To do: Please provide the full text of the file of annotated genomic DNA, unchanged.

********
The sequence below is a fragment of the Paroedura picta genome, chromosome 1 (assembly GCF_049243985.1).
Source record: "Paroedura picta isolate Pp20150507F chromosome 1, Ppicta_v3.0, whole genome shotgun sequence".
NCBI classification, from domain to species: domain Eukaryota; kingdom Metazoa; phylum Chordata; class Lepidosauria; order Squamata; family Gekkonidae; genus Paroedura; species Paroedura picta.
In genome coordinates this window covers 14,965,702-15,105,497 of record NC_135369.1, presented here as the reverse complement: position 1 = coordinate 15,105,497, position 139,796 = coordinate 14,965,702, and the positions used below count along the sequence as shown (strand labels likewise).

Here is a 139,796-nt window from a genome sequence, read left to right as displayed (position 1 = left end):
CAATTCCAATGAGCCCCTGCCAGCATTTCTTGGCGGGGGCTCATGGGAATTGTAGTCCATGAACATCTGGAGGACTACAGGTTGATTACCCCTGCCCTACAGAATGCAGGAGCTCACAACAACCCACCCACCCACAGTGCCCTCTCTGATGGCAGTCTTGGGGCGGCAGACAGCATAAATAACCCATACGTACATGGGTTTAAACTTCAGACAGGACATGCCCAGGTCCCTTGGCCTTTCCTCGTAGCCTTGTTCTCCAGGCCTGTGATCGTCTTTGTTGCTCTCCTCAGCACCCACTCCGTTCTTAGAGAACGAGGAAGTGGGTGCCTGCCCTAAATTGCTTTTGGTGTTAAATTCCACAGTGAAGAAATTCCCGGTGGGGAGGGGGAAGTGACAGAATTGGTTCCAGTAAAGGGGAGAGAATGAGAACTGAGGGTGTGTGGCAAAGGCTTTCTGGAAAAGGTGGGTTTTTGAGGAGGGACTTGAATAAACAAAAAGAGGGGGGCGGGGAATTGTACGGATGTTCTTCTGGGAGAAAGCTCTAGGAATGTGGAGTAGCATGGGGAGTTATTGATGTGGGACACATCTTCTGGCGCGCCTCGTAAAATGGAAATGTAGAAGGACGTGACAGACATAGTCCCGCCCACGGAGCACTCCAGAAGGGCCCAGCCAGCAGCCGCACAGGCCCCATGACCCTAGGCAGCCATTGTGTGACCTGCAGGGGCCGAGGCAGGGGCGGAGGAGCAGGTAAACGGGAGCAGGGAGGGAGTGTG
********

The sequence below is a fragment of the Paroedura picta genome, chromosome 1 (assembly GCF_049243985.1).
Source record: "Paroedura picta isolate Pp20150507F chromosome 1, Ppicta_v3.0, whole genome shotgun sequence".
NCBI classification, from domain to species: domain Eukaryota; kingdom Metazoa; phylum Chordata; class Lepidosauria; order Squamata; family Gekkonidae; genus Paroedura; species Paroedura picta.
In genome coordinates this window covers 14,965,702-15,105,497 of record NC_135369.1, presented here as the reverse complement: position 1 = coordinate 15,105,497, position 139,796 = coordinate 14,965,702, and the positions used below count along the sequence as shown (strand labels likewise).

Here is a 139,796-nt window from a genome sequence, read left to right as displayed (position 1 = left end):
CAATTCCAATGAGCCCCTGCCAGCATTTCTTGGCGGGGGCTCATGGGAATTGTAGTCCATGAACATCTGGAGGACTACAGGTTGATTACCCCTGCCCTACAGAATGCAGGAGCTCACAACAACCCACCCACCCACAGTGCCCTCTCTGATGGCAGTCTTGGGGCGGCAGACAGCATAAATAACCCATACGTACATGGGTTTAAACTTCAGACAGGACATGCCCAGGTCCCTTGGCCTTTCCTCGTAGCCTTGTTCTCCAGGCCTGTGATCGTCTTTGTTGCTCTCCTCAGCACCCACTCCGTTCTTAGAGAACGAGGAAGTGGGTGCCTGCCCTAAATTGCTTTTGGTGTTAAATTCCACAGTGAAGAAATTCCCGGTGGGGAGGGGGAAGTGACAGAATTGGTTCCAGTAAAGGGGAGAGAATGAGAACTGAGGGTGTGTGGCAAAGGCTTTCTGGAAAAGGTGGGTTTTTGAGGAGGGACTTGAATAAACAAAAAGAGGGGGGCGGGGAATTGTACGGATGTTCTTCTGGGAGAAAGCTCTAGGAATGTGGAGTAGCATGGGGAGTTATTGATGTGGGACACATCTTCTGGCGCGCCTCGTAAAATGGAAATGTAGAAGGACGTGACAGACATAGTCCCGCCCACGGAGCACTCCAGAAGGGCCCAGCCAGCAGCCGCACAGGCCCCATGACCCTAGGCAGCCATTGTGTGACCTGCAGGGGCCGAGGCAGGGGCGGAGGAGCAGGTAAACGGGAGCAGGGAGGGAGTGTG